Tuesday, May 14, 2013
Entropy, as a recent article about the demise of dinosaurs defines it, is the tendency of things to run down or break down over time. In other words, natural systems like composites and organisms have a tendency, over time, to stop functioning together and return to their component parts. Other words approximating this idea are "decay" and "corruption." Stars experience entropy. Human bodies experience entropy. Cars experience entropy. The whole of creation, it would seem, experiences entropy.
Human aspiration also undergoes a sort of entropy. There are certain things I shall never accomplish, particular promises of youth that shall remain unfulfilled, and always days when I will sigh and think, 'Would that I . . ." or, "If only . . ."
I have been reflecting on this phenomenon in the last few days as graduation announcements flood my mail box, various mothers sniffle around the church preparing for their graduates' "lasts," and as young people brace themselves for impending goodbyes. In the swirling and turbulent self-absorption that marks most periods of transition, it can appear that entropy is not a law of the material world alone.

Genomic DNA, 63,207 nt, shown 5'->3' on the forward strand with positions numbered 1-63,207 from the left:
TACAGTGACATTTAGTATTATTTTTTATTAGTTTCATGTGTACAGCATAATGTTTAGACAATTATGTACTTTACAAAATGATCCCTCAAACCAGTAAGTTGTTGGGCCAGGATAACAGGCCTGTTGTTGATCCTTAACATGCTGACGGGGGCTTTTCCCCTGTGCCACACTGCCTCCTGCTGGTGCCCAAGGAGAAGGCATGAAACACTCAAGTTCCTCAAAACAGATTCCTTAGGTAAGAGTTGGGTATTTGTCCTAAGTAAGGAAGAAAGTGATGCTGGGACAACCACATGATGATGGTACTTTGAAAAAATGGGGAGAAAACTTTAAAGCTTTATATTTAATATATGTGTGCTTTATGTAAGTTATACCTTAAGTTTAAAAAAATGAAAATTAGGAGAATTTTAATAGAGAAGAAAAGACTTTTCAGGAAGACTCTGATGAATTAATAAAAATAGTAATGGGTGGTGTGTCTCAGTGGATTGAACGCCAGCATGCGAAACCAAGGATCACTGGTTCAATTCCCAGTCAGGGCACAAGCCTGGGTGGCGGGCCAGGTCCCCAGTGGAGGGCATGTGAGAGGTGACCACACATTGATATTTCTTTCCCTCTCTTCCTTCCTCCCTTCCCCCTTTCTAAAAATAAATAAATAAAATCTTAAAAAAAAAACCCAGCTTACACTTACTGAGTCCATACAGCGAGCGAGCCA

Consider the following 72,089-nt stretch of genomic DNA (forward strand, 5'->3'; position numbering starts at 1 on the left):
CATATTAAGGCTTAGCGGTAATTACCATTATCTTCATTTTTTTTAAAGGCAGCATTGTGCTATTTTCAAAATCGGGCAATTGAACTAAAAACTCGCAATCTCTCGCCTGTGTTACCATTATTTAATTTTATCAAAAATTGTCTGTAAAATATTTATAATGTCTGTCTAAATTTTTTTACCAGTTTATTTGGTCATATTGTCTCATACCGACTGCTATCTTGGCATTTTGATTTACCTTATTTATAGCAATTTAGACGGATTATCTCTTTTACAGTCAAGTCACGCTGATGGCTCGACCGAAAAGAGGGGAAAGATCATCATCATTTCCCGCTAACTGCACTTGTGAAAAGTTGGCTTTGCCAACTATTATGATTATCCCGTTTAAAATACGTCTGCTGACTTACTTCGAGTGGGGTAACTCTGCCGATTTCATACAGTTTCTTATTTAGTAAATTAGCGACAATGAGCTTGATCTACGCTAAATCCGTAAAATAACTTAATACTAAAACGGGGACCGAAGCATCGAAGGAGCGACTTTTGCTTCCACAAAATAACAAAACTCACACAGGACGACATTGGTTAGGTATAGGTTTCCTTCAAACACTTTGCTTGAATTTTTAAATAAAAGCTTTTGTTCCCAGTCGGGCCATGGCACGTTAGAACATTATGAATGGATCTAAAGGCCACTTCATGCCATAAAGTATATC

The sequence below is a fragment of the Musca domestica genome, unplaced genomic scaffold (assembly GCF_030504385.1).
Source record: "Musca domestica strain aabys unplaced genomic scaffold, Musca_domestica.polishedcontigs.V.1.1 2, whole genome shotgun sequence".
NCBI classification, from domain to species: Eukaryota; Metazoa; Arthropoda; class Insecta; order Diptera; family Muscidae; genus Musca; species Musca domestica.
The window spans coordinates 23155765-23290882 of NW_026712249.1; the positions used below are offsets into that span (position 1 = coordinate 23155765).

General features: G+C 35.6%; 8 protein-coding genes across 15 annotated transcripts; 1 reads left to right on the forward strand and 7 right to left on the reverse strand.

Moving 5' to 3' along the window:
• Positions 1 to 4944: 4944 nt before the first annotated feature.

To summarize, change is inevitable and so common as to be unremarkable, except for the fact that it is experienced by individual people. As an individual, each experience of change is something new and personal, carrying with it both the pain inherent to the old decaying as well as the potential for something new and better to replace it. Entropy is not bad. Rather, it is a necessary byproduct of existence in a world bound by time. Its sting is moderated by the knowledge that though in time, man is destined for eternity.
In eternity, there is no past and there is no future. There is only now. Thus, while bound in time, what I loved in the past, in eternity I still love now. Because of eternity, love is never wasted, nor is it ever lost. Likewise, all loving is a participation in the love of the Holy Trinity. To be bound up in God's love in eternity is to find the fulfillment of all love that was "lost" in time.
When considered this way, goodbye is not goodbye. Change is simply a step forward as creation proceeds in its orbit back toward its Creator. Things fall apart. Except that they don't.